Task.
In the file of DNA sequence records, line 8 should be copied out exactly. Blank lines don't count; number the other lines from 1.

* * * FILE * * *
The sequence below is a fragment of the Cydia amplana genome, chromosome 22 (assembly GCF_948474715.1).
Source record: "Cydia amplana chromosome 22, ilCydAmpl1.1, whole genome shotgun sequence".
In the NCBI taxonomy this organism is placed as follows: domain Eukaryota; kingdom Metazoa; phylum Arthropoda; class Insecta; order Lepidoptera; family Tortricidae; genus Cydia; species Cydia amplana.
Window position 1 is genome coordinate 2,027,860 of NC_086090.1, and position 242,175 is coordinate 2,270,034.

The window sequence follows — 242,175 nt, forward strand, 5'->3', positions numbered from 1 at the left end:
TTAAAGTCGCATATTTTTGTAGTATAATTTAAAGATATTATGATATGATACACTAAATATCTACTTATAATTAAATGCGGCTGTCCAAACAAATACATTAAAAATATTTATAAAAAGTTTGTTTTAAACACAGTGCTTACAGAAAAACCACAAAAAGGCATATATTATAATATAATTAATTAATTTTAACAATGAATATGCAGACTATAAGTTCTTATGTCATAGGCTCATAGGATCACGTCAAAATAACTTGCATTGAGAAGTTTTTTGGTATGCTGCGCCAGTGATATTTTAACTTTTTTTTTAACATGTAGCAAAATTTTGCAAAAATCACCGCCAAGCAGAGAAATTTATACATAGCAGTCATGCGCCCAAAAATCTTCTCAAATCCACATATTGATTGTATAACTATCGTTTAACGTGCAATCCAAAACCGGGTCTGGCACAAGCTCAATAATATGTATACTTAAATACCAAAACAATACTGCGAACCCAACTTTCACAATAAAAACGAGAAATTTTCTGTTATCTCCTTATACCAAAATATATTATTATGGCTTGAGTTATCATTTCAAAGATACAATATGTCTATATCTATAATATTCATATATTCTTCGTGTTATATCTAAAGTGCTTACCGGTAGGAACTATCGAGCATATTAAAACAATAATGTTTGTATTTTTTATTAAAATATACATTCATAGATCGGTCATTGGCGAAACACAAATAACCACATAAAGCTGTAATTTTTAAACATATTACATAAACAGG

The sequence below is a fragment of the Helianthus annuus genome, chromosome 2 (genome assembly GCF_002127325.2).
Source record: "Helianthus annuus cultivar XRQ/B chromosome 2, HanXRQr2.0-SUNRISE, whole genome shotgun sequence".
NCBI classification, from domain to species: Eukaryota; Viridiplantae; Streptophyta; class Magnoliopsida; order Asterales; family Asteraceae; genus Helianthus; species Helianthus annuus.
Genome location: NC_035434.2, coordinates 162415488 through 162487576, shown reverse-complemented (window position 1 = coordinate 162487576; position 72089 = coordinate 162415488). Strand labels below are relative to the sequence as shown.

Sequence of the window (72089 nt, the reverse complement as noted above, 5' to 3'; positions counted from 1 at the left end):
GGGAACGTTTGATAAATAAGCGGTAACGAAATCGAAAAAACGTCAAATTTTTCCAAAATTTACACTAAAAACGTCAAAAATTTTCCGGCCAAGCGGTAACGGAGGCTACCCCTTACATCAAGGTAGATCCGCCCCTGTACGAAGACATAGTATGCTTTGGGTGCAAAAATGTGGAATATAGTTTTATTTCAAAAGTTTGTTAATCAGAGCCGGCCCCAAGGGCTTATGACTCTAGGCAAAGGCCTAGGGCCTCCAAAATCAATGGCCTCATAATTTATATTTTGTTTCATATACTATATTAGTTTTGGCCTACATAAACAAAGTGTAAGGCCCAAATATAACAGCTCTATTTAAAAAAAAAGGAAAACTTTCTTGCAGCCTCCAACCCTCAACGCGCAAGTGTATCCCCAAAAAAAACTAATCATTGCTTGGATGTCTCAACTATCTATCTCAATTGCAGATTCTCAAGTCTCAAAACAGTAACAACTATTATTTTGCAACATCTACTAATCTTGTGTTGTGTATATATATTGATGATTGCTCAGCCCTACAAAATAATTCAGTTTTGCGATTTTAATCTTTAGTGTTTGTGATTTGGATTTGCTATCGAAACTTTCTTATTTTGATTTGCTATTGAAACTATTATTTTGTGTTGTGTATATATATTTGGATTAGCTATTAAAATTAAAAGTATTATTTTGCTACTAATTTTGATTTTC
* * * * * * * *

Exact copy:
Source record: "Helianthus annuus cultivar XRQ/B chromosome 2, HanXRQr2.0-SUNRISE, whole genome shotgun sequence".